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Interviews can be scary and daunting. You’re basically going in and trying to sell yourself to someone you don’t know at all. What I have found while I interview candidates is that a lot of them sell themselves short by making small mistakes that end up costing them that amazing job opportunity.

As a recruiter, I try my best to sit, coach and give advice when I meet candidates that are scared or nervous in an interview and I completely understand how they feel. I was in the exact same position they are in at one stage in my life.

So how can you kill it in an interview and be remembered?

  1. Be 15 Minutes early for your interview.

There is nothing an employer hates more than someone that is late for their interview. You knew about the interview way in advance and you cannot use traffic as an excuse. Take traffic into consideration and be early. I have interviewed candidates that don’t even apologize for being late. This will already start the interview off on a bad foot.

      2.  Dress the part

It doesn’t matter if you are going for an interview at a corporate company or a start-up tech company that allows you to wear casual clothes every day. Always dress professionally for your interview. Everyone has heard of the saying ”Dress for the job you want, not the job you have”. First impressions last and if you are rocking flip flops in an interview, I can tell you now, it won’t end well. And yes, I have interviewed someone that wore flip flops to their interview.

       2. Start a conversation and be friendly

Before I start an interview with a candidate, I make small talk. I try my utmost to make them feel as comfortable as possible. As a recruiter, I completely understand how nerve-wracking an interview can be and I want you to be as comfortable as possible so you can portray the best version of yourself. But if you aren’t even willing to participate in that small talk, it makes it a little awkward. Learn to engage and make conversation with the person that is interviewing you. You may actually find that you get on really well and this makes the interview process a whole lot less stressful. Companies are big on culture fit and they want to make sure they are bringing someone in that will fit with the culture of the company and not bring a bad or negative vibe.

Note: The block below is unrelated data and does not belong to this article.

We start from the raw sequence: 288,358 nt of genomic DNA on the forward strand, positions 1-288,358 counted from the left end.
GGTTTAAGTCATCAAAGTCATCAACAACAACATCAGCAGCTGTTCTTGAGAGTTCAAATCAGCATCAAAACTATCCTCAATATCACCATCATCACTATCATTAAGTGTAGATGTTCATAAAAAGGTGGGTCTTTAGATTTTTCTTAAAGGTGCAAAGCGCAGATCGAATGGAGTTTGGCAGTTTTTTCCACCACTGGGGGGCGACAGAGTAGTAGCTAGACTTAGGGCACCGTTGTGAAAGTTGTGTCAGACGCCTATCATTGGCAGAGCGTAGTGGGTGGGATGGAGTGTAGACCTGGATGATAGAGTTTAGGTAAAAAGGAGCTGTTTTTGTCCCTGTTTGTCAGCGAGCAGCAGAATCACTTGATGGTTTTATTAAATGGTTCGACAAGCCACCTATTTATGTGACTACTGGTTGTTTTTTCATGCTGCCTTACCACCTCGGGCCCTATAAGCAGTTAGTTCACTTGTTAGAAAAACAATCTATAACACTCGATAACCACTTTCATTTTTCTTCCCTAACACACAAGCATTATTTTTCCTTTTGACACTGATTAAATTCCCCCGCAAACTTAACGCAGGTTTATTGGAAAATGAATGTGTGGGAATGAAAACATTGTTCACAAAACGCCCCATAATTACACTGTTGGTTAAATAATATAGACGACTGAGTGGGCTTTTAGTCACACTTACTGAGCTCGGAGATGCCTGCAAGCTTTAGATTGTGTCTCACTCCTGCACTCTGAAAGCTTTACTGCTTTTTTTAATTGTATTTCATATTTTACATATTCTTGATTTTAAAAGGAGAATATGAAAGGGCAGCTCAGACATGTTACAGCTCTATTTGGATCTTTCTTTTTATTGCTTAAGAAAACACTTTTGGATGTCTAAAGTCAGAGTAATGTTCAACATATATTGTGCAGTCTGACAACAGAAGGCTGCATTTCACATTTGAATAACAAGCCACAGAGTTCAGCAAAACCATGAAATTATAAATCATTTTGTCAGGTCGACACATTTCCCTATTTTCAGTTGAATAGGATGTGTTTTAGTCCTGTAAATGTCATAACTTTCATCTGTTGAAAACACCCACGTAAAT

3. Know what is on your CV

This is an absolute must. Know your CV, know your reasons for leaving a company and know your start dates and end dates. We don’t want to be going through your CV with you and you don’t even know what’s on it. This just gets irritating and the person interviewing you will just want to cut the interview short.

      4. Know your weaknesses

We all have weaknesses and one thing I have really noticed when interviewing candidates is that when I ask them what is one weakness they have, they stare at me with a blank look on their face. We all have weaknesses and I can tell you right now that one of my weaknesses is that I am not assertive enough. This is something I know I need to work on daily and that is my weakness. Have at least one weakness about yourself that you can mention and mention how you are working on that weakness.

      5. Know your Core Competencies

What did your job entail? What do you have experience in? Those are your Core Competencies. If you are a Bookkeeper, an employer will ask you if you have done Bookkeeping to Trial Balance or what Bookvalue you have worked with. Those are your competencies. Don’t be afraid to mention all your core competencies. The more we know the better. We want to know that you are capable of doing the job and that you have the right experience. So many candidates leave so much off there CV because they feel it isn’t relevant but everything is relevant. Make sure you aren’t selling yourself short.

     6. Don’t be overconfident

Never be overconfident and try not to come across as arrogant and opinionated in your interview. We already know you are good at what you do. If you have been asked to come for an interview, there is a reason for that. Don’t spoil it by being overconfident, opinionated and arrogant. Be approachable and friendly. Showcase your skills but show that you’re still eager to learn more and gain more experience.

    7. Do research on the company

I always recommend doing research on the company before your interview. Some employers will ask you if you have done research and some won’t, however, being prepared for those possible questions is key. You really don’t want to be left staring blankly at the employer, not being able to answer the questions because you didn’t take the time to do research. Better to be prepared than not prepared.

Preparation is key. Interviews are daunting and scary but you can get through even the worst interviews if you prepare correctly. Best of luck and kick ass at your interviews.

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